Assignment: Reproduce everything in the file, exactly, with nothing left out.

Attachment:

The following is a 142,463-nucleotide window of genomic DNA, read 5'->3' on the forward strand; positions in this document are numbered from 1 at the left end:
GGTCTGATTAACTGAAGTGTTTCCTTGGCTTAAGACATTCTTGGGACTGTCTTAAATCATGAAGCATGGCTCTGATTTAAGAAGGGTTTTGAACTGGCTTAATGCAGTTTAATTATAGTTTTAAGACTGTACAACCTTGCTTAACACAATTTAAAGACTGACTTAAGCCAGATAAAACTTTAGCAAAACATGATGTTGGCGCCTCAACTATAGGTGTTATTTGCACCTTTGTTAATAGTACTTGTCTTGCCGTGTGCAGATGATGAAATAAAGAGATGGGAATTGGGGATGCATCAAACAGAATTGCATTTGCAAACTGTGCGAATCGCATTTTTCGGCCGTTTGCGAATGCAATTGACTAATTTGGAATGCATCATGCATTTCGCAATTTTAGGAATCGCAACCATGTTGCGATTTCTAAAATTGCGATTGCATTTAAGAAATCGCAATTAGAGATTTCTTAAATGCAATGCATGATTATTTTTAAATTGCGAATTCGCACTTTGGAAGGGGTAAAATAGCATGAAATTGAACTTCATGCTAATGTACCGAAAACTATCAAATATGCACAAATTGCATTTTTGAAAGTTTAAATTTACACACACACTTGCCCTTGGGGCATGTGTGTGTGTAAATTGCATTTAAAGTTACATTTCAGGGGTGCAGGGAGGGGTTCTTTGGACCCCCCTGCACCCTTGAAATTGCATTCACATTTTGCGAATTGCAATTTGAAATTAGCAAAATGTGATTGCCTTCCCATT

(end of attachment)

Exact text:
The following is a 142,463-nucleotide window of genomic DNA, read 5'->3' on the forward strand; positions in this document are numbered from 1 at the left end:
GGTCTGATTAACTGAAGTGTTTCCTTGGCTTAAGACATTCTTGGGACTGTCTTAAATCATGAAGCATGGCTCTGATTTAAGAAGGGTTTTGAACTGGCTTAATGCAGTTTAATTATAGTTTTAAGACTGTACAACCTTGCTTAACACAATTTAAAGACTGACTTAAGCCAGATAAAACTTTAGCAAAACATGATGTTGGCGCCTCAACTATAGGTGTTATTTGCACCTTTGTTAATAGTACTTGTCTTGCCGTGTGCAGATGATGAAATAAAGAGATGGGAATTGGGGATGCATCAAACAGAATTGCATTTGCAAACTGTGCGAATCGCATTTTTCGGCCGTTTGCGAATGCAATTGACTAATTTGGAATGCATCATGCATTTCGCAATTTTAGGAATCGCAACCATGTTGCGATTTCTAAAATTGCGATTGCATTTAAGAAATCGCAATTAGAGATTTCTTAAATGCAATGCATGATTATTTTTAAATTGCGAATTCGCACTTTGGAAGGGGTAAAATAGCATGAAATTGAACTTCATGCTAATGTACCGAAAACTATCAAATATGCACAAATTGCATTTTTGAAAGTTTAAATTTACACACACACTTGCCCTTGGGGCATGTGTGTGTGTAAATTGCATTTAAAGTTACATTTCAGGGGTGCAGGGAGGGGTTCTTTGGACCCCCCTGCACCCTTGAAATTGCATTCACATTTTGCGAATTGCAATTTGAAATTAGCAAAATGTGATTGCCTTCCCATT